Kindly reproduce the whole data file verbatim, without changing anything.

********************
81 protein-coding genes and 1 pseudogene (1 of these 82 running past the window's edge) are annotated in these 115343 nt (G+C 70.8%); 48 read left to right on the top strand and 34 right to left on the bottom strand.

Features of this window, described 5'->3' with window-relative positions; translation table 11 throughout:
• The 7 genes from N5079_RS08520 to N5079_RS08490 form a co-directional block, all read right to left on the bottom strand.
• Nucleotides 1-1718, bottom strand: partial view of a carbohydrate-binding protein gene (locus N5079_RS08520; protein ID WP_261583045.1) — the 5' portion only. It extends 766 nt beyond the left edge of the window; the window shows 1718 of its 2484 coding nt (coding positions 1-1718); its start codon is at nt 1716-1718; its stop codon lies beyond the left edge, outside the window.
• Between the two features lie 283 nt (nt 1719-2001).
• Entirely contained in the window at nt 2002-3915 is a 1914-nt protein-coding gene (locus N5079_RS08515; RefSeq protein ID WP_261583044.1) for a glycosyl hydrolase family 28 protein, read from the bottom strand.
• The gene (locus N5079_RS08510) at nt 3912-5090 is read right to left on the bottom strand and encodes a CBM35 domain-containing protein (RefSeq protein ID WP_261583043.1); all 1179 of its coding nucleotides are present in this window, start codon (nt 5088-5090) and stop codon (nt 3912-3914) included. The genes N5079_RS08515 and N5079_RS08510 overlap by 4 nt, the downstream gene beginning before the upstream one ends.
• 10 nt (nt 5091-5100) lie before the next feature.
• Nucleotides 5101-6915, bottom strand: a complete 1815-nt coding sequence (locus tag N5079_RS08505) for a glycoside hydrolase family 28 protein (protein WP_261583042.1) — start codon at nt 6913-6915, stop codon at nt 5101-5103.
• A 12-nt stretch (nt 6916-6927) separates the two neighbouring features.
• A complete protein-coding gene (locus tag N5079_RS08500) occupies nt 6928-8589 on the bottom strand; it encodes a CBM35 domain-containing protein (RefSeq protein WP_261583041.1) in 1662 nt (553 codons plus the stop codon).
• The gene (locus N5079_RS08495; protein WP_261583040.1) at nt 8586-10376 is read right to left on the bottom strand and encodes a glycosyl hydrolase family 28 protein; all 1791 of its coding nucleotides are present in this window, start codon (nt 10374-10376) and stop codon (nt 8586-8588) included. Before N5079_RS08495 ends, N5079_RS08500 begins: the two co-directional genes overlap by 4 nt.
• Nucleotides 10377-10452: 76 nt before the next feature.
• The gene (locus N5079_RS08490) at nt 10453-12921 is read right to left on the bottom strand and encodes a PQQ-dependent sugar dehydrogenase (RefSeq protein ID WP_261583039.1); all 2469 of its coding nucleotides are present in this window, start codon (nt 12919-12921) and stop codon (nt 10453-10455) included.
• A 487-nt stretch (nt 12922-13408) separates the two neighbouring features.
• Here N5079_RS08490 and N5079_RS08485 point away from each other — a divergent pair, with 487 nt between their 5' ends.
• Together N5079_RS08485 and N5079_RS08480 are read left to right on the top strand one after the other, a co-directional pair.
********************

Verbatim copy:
81 protein-coding genes and 1 pseudogene (1 of these 82 running past the window's edge) are annotated in these 115343 nt (G+C 70.8%); 48 read left to right on the top strand and 34 right to left on the bottom strand.

Features of this window, described 5'->3' with window-relative positions; translation table 11 throughout:
• The 7 genes from N5079_RS08520 to N5079_RS08490 form a co-directional block, all read right to left on the bottom strand.
• Nucleotides 1-1718, bottom strand: partial view of a carbohydrate-binding protein gene (locus N5079_RS08520; protein ID WP_261583045.1) — the 5' portion only. It extends 766 nt beyond the left edge of the window; the window shows 1718 of its 2484 coding nt (coding positions 1-1718); its start codon is at nt 1716-1718; its stop codon lies beyond the left edge, outside the window.
• Between the two features lie 283 nt (nt 1719-2001).
• Entirely contained in the window at nt 2002-3915 is a 1914-nt protein-coding gene (locus N5079_RS08515; RefSeq protein ID WP_261583044.1) for a glycosyl hydrolase family 28 protein, read from the bottom strand.
• The gene (locus N5079_RS08510) at nt 3912-5090 is read right to left on the bottom strand and encodes a CBM35 domain-containing protein (RefSeq protein ID WP_261583043.1); all 1179 of its coding nucleotides are present in this window, start codon (nt 5088-5090) and stop codon (nt 3912-3914) included. The genes N5079_RS08515 and N5079_RS08510 overlap by 4 nt, the downstream gene beginning before the upstream one ends.
• 10 nt (nt 5091-5100) lie before the next feature.
• Nucleotides 5101-6915, bottom strand: a complete 1815-nt coding sequence (locus tag N5079_RS08505) for a glycoside hydrolase family 28 protein (protein WP_261583042.1) — start codon at nt 6913-6915, stop codon at nt 5101-5103.
• A 12-nt stretch (nt 6916-6927) separates the two neighbouring features.
• A complete protein-coding gene (locus tag N5079_RS08500) occupies nt 6928-8589 on the bottom strand; it encodes a CBM35 domain-containing protein (RefSeq protein WP_261583041.1) in 1662 nt (553 codons plus the stop codon).
• The gene (locus N5079_RS08495; protein WP_261583040.1) at nt 8586-10376 is read right to left on the bottom strand and encodes a glycosyl hydrolase family 28 protein; all 1791 of its coding nucleotides are present in this window, start codon (nt 10374-10376) and stop codon (nt 8586-8588) included. Before N5079_RS08495 ends, N5079_RS08500 begins: the two co-directional genes overlap by 4 nt.
• Nucleotides 10377-10452: 76 nt before the next feature.
• The gene (locus N5079_RS08490) at nt 10453-12921 is read right to left on the bottom strand and encodes a PQQ-dependent sugar dehydrogenase (RefSeq protein ID WP_261583039.1); all 2469 of its coding nucleotides are present in this window, start codon (nt 12919-12921) and stop codon (nt 10453-10455) included.
• A 487-nt stretch (nt 12922-13408) separates the two neighbouring features.
• Here N5079_RS08490 and N5079_RS08485 point away from each other — a divergent pair, with 487 nt between their 5' ends.
• Together N5079_RS08485 and N5079_RS08480 are read left to right on the top strand one after the other, a co-directional pair.